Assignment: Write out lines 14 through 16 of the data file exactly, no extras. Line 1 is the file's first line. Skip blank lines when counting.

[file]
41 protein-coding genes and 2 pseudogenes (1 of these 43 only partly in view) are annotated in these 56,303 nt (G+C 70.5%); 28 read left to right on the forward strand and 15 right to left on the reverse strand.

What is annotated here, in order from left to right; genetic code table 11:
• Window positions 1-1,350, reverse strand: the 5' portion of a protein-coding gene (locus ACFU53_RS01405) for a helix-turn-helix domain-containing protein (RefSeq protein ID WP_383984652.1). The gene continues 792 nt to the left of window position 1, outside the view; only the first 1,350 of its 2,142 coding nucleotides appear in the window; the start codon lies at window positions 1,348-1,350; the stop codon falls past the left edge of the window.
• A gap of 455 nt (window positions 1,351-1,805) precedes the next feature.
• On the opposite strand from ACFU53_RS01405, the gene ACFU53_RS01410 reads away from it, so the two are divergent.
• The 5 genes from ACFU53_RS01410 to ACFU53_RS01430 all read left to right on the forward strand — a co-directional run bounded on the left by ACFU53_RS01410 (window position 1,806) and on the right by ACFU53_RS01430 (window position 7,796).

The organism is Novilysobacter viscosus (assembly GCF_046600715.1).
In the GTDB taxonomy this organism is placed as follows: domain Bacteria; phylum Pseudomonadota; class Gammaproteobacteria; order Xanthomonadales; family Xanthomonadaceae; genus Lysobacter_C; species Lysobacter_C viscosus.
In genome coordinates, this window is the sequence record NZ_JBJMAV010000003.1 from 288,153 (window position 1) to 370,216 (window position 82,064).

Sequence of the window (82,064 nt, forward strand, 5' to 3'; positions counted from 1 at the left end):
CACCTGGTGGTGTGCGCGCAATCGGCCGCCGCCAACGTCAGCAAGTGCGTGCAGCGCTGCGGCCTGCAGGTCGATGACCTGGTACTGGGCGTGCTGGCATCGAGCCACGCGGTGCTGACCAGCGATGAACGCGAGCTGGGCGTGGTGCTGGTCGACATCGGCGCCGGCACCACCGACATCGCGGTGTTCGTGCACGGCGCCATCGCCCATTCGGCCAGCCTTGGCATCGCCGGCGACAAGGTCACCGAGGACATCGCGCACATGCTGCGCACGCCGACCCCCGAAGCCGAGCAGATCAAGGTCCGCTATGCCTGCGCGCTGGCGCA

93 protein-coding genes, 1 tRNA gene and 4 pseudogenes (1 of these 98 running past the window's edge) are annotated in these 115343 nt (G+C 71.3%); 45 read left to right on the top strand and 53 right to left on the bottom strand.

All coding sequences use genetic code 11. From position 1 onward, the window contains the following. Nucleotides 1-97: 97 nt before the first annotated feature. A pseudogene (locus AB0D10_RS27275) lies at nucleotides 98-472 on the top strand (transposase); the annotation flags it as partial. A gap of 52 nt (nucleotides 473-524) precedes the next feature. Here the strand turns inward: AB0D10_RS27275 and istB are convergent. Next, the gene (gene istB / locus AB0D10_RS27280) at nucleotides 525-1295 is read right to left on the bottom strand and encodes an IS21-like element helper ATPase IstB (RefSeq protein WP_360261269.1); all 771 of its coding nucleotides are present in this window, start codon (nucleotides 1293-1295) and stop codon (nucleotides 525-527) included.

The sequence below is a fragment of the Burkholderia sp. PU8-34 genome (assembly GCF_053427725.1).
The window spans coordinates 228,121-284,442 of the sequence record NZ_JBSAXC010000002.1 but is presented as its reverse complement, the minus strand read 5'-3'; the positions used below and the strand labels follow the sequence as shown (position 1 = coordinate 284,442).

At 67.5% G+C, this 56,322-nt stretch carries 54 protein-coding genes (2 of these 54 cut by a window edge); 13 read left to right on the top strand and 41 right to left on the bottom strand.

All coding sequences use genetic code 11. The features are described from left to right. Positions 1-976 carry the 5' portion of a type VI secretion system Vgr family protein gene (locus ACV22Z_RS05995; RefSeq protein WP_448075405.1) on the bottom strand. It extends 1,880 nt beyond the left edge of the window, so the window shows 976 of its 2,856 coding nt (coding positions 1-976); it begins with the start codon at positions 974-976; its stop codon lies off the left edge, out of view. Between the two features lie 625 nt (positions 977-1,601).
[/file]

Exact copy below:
The sequence below is a fragment of the Burkholderia sp. PU8-34 genome (assembly GCF_053427725.1).
The window spans coordinates 228,121-284,442 of the sequence record NZ_JBSAXC010000002.1 but is presented as its reverse complement, the minus strand read 5'-3'; the positions used below and the strand labels follow the sequence as shown (position 1 = coordinate 284,442).

At 67.5% G+C, this 56,322-nt stretch carries 54 protein-coding genes (2 of these 54 cut by a window edge); 13 read left to right on the top strand and 41 right to left on the bottom strand.